Pakistani campaigners against the country’s blasphemy laws are pointing out that out of 54 Muslim-majority countries in the world, at most 5 permit capital punishment for blasphemy. They are Pakistan, Saudi Arabia,…
Pakistani campaigners against the country’s blasphemy laws are pointing out that out of 54 Muslim-majority countries in the world, at most 5 permit capital punishment for blasphemy. They are Pakistan, Saudi Arabia, Iran, the United Arab Emirates, and possibly Afghanistan (the new Afghan constitution incorporates human rights norms that could affect statutes treating blasphemy as a capital crime).
Note that three of these countries with harsh penalties for blasphemy are close allies of the United States.
Blasphemy laws are of course objectionable on their face, though they also exist in Christendom. (For what it is worth, there is a wikipedia survey of such laws.) As recently as 1969 a man in Finland was fined for a blasphemous piece of artwork entitled “Pig Messiah.” Some provinces of Australia, still have such laws on their books, though the last prosecution was in Victoria in 1918. Brazil, Austria, Denmark, etc. have anti-blasphemy laws, though they have not been used any time recently and the penalties are fines and jail time. It is more common nowadays in Europe for individuals to be prosecuted on charges of hate speech toward a religious community. Ironically, Germany used its anti-blasphemy law, originally designed to protect Christianity, to convict a man of defaming Islam in 2006. Israel also has a law against blasphemy, and in India it is illegal maliciously to defame someone’s religion. Blasphemy laws in many Muslim countries resemble those in Christendom in involving fines and jail time.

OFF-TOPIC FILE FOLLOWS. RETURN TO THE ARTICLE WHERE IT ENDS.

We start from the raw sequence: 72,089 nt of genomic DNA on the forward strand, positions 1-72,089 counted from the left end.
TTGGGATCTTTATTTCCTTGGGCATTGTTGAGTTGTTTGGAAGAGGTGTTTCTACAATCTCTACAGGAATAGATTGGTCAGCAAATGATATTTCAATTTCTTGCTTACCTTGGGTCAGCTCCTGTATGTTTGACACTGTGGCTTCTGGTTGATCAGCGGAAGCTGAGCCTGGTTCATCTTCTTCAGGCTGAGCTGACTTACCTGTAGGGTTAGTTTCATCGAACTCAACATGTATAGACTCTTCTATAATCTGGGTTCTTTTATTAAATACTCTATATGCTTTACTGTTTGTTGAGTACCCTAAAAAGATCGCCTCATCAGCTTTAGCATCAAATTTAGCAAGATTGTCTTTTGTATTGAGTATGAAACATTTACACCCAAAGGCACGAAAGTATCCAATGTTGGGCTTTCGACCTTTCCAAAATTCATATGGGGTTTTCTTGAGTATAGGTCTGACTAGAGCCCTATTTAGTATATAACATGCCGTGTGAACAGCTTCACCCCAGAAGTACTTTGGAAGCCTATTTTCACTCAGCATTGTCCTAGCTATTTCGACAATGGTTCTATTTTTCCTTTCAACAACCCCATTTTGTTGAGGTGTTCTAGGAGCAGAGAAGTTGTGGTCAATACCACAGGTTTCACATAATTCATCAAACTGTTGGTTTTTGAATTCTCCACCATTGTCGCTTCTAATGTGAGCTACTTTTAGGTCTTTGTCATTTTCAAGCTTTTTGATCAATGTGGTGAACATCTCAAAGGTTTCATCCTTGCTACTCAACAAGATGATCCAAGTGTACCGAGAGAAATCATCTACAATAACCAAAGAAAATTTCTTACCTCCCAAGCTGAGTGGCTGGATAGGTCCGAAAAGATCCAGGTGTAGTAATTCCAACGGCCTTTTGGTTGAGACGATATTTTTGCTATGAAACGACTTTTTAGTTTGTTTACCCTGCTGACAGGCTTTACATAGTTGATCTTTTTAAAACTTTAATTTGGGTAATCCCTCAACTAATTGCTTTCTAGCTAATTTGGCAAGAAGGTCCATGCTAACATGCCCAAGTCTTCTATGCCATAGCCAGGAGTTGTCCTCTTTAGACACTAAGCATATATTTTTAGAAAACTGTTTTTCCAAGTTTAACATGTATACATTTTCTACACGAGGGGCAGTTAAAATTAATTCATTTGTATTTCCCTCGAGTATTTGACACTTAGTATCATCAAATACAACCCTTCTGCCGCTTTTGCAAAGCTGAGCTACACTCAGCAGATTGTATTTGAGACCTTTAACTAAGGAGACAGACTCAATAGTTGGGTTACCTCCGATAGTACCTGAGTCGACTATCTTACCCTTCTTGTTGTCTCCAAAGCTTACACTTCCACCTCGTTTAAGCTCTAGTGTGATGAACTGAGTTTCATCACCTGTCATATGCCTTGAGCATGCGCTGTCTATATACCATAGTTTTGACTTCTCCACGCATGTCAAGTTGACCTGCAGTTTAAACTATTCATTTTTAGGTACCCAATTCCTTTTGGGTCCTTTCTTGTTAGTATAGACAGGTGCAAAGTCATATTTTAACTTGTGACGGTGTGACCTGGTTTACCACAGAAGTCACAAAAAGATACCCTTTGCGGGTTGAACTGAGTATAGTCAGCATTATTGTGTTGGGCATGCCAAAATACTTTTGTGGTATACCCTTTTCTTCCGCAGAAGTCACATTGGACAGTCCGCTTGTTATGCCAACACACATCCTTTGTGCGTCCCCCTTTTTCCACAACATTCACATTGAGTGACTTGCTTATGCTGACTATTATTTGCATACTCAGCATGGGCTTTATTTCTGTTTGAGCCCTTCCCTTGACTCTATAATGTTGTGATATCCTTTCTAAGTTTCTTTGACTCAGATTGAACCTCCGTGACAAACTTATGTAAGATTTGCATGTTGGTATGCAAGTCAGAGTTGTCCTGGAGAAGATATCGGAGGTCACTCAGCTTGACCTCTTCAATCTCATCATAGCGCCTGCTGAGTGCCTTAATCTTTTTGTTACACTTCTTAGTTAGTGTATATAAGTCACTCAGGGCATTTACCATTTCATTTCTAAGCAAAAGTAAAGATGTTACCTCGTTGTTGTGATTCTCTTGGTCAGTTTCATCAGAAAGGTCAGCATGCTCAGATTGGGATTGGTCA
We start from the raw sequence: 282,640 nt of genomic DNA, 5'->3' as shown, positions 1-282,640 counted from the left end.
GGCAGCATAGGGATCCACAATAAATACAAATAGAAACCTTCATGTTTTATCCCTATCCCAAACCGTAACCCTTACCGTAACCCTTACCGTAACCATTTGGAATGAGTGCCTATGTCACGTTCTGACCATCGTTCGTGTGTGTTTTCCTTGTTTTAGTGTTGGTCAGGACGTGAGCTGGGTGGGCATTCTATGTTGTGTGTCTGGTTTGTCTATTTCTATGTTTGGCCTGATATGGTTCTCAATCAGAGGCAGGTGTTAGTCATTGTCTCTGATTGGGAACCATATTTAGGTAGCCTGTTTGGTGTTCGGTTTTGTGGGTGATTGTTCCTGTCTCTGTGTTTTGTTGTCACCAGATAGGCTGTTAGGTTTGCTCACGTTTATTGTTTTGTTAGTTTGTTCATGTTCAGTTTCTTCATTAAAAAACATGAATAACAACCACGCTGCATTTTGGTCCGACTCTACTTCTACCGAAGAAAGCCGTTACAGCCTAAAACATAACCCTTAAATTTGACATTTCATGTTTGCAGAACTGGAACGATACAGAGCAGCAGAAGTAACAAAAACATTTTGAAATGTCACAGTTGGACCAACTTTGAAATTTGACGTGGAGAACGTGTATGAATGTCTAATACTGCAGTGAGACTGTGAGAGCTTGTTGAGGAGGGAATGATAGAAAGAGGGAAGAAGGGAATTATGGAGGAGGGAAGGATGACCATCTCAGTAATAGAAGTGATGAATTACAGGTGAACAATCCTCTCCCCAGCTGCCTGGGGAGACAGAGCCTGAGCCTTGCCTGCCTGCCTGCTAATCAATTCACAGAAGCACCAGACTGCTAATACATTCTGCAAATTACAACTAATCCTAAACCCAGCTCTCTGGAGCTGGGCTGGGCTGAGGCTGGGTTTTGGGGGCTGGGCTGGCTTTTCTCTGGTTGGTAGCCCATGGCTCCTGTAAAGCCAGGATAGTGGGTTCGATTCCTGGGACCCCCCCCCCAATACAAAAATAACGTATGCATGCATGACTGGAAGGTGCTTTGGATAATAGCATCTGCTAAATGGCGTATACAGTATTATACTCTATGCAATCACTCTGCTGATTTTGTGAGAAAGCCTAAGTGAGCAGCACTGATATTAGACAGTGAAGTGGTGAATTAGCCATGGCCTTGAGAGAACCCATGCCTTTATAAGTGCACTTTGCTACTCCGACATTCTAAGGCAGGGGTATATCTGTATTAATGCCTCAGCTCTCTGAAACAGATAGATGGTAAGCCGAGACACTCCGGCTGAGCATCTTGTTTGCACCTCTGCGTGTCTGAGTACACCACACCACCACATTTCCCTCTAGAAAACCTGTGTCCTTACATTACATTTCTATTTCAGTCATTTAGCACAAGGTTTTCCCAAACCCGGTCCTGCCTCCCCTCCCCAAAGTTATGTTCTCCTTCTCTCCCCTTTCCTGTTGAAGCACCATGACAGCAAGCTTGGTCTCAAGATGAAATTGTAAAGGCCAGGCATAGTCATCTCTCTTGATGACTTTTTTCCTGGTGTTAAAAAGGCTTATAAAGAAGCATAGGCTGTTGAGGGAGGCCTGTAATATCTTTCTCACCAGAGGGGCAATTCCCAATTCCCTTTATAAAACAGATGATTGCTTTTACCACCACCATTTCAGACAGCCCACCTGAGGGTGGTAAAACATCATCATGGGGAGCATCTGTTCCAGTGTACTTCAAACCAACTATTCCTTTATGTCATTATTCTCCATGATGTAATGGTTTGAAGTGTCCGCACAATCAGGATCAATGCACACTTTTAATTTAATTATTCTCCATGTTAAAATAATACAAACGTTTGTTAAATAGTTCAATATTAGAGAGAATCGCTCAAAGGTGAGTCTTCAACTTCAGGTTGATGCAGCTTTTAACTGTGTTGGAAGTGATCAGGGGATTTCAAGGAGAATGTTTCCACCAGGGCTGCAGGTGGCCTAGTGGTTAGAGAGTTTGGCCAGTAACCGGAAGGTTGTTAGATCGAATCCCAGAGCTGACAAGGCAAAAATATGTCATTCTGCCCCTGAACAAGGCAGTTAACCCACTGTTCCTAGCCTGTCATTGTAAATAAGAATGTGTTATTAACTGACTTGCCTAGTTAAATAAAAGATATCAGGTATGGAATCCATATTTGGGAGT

Muslim-haters in the US have been attempting to argue that Muslims are essentially violent, pointing to the death sentence for blasphemy as evidence. As it turns out, such laws are relatively rare in the Muslim world, and mainly come out of the Wahhabi branch, not mainstream Sunnism. (Pakistan’s law was a martial law ordinance promulgated by a pro-Saudi general).
Moreover, Islamic law or shariah expects that the state, not individuals, should prosecute and punish criminal infractions. Muslim-haters try to give the impression that all Muslims are vigilantes. Vigilanteism is a component of radical groups, but is forbidden by mainstream Muslim authorities.